Chilcotin Meats | BCBusiness
Chilcotin Meats is selling its wares directly to the consumer—a quaint and savvy business decision.
These ranchers believe food should be holistic, so they're putting their money—and making their money—where their mouth is
In the remote Chilcotin plateau, ranching is a way of life. Along Highway 20, the two-lane road that stretches across the Chilcotin Plateau between Williams Lake and Bella Coola, the million-dollar views of the Coastal Range and the rolling green rivers by scenery of ranch life: Lodgepole-pine fences, grazing beef cattle, barns.
Over the past few years, some decidedly un-barn-like buildings have popped up along the stretch of the highway between Alexis Creek and Redstone: A settlement of cabins around two large modern pine buildings with moss, grass and wildflowers growing right out of their roofs, fronted by a big patio overlooking a man-made pond, which is an energy-efficient (and pretty) way to cool the building.
This is Chilcotin Harvest, the abattoir and butchery component of Pasture to Plate, B.C.’s first vertically-integrated organic grass-fed meat operation. The pond and patio are frontage for Kinikinik, the general store and restaurant that will soon start selling and serving meat from Rafter 25 Ranch, which has been owned and operated by Felix and Jasmin Schellenberg since 1979.
Along with their eponymous butcher shop on Commercial Drive in Vancouver and a future motel next to the restaurant (that’s what the cabins are for), Chilcotin Harvest is the real-world manifestation of the Schellenbergs’ deeply held belief that the food cycle should—and can—be holistic. Their business model is based at least partly on idealism, but also on tradition. This is, after all, how food was grown and eaten before the age of the mega-farms: directly from the farm to the people.
The dream is for the ranch and all its operations to be a self-contained cycle, with the family running every aspect of the business. They even own the refrigerated truck that makes bi-weekly deliveries to their Vancouver storefront. Currently, 22 people—locals, family members and a few overseas recruits like German master butcher and award-winning sausagemaker Volker Fahldieck—are employed by the operation.
Rafter 25 Ranch went organic and bio-dynamic at the turn of the millennium, and from there, expanding operations was a natural progression, says Felix Schellenberg. “When we changed the ranch from commodity production to Certified Organic, then we started to see large demand or organic meat, and we were definitely enjoying the production more,” he says.
“We could see that yes, there would be a day when we would want to sell direct, and that we would need a local abattoir. And we knew we wanted to build a motel so that tourists could come and stay so that we can show them what we’re doing, since we are quite proud of our practices.”
(On the day BCBusiness spoke with Schellenberg, he had been showing off his operation to the B.C. Minister of Agriculture, Pat Pimm, and his local MLA.)
Chilcotin Harvest opened in 2010; previously, ranchers had to truck their cattle over 300 km to a slaughterhouse on the other side of Williams Lake (the abattoir processes the ranch’s own animals, those of other ranches in the region, and also custom-prepares prepares game for hunters during the season).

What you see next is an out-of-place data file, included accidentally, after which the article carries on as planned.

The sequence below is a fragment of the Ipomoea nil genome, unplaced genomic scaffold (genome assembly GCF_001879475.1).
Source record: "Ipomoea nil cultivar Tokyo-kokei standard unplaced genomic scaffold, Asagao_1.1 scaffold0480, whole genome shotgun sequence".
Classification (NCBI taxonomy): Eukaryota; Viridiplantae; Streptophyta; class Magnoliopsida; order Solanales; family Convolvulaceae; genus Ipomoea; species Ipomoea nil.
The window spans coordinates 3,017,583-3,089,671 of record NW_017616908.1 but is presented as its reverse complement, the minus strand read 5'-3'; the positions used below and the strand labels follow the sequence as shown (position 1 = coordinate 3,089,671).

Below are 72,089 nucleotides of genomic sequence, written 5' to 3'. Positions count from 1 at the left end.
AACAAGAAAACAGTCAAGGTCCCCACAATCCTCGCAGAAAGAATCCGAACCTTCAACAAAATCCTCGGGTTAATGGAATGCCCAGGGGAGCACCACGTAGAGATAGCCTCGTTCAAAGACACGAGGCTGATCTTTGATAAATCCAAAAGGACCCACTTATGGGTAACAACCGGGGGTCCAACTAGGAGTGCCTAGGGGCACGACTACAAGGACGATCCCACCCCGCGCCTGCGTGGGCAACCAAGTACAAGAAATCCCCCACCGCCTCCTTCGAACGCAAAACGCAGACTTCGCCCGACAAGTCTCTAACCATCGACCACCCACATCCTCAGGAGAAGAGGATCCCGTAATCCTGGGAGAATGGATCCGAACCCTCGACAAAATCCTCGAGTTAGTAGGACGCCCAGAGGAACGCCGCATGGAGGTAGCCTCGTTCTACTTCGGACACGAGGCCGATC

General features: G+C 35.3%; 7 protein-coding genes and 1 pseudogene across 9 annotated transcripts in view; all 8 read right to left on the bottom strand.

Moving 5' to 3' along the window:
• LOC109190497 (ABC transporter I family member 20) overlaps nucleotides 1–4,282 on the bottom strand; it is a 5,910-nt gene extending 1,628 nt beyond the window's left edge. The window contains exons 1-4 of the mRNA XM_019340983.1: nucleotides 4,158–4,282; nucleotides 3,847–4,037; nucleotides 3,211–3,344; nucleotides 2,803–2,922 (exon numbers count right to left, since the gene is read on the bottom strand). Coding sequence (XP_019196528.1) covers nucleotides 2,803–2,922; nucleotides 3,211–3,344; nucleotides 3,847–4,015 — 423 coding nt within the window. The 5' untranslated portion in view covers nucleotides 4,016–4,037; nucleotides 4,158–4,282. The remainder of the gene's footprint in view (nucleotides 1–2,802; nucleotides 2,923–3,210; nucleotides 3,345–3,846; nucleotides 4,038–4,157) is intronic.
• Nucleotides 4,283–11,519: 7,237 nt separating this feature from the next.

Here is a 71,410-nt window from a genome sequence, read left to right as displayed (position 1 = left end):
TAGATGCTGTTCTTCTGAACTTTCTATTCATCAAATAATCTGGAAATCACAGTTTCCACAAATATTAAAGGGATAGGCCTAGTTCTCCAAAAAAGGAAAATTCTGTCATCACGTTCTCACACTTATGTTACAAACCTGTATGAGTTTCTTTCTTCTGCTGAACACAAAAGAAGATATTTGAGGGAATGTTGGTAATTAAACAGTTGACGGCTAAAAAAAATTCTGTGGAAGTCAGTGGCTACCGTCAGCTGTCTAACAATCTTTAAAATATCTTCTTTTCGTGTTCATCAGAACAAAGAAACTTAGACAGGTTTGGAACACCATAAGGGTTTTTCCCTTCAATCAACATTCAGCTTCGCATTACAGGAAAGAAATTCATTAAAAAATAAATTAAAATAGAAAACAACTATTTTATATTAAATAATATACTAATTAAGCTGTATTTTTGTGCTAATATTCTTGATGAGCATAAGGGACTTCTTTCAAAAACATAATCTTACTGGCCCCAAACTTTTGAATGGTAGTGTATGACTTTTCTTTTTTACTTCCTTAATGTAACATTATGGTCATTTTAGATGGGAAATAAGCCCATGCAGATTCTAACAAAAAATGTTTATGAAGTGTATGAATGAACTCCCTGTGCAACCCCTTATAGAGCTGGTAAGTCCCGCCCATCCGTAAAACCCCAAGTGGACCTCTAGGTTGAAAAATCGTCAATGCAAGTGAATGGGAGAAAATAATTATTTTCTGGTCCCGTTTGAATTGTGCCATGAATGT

Chilcotin Harvest’s facilities are state-of-the-art, and sustainability is a priority. The management is especially proud of its composting facility, which returns animal waste from the slaughterhouse back to the land, instead of incinerating it or, worse, adding it to a landfill.
In early 2012, it opened the butcher shop on Commercial Drive—a far cry from the early days when Felix and Jasmin themselves would drive down the Fraser Valley to sell their meat at the Trout Lake Farmers’ Market.
Despite the turn towards humanely raised and slaughtered grassfed meats, mega-farming is still the standard in these parts, which is what makes the Schellenbergs’ integrated ranching model such an unusual and risky undertaking. Because of their approach to retail, in which fresh poultry, beef, pork and lamb from Rafter 25 ranch is delivered every fortnight to the shop in Vancouver—the shop sells only meat from the ranch. It’s an extremely pure form of meat sourcing, and, yes, it does make the meat more expensive for the consumer.
Amanda Colville, who runs Pasture to Plate with her partner Gernot Arps, sees herself as an educator as well as a retailer, she’s also an educator. When people balk at the fact that her meat prices are higher than the supermarket’s, she finds ways to explain why this is the case, and why it should be so. “The bottom-line is that there’s always a cost,” she says. “When meat is cheap, someone is paying for it somehow.”
Though the shop has only been open for a little over a year, Colville hints that business is steadily growing. “The reason we have a steady customer base is that people are starting to see [organic, grassfed beef] not as a luxury item, but as a necessity. They take that seriously that there’s no murky backroom processing or [unclear sourcing], and that the whole operation is really transparent and traditional—it’s your farmer supplying you with food.”
Kinikinik is holding a soft opening on August 31st, with a Grand Opening planned for 2014. www.pasture-to-plate.com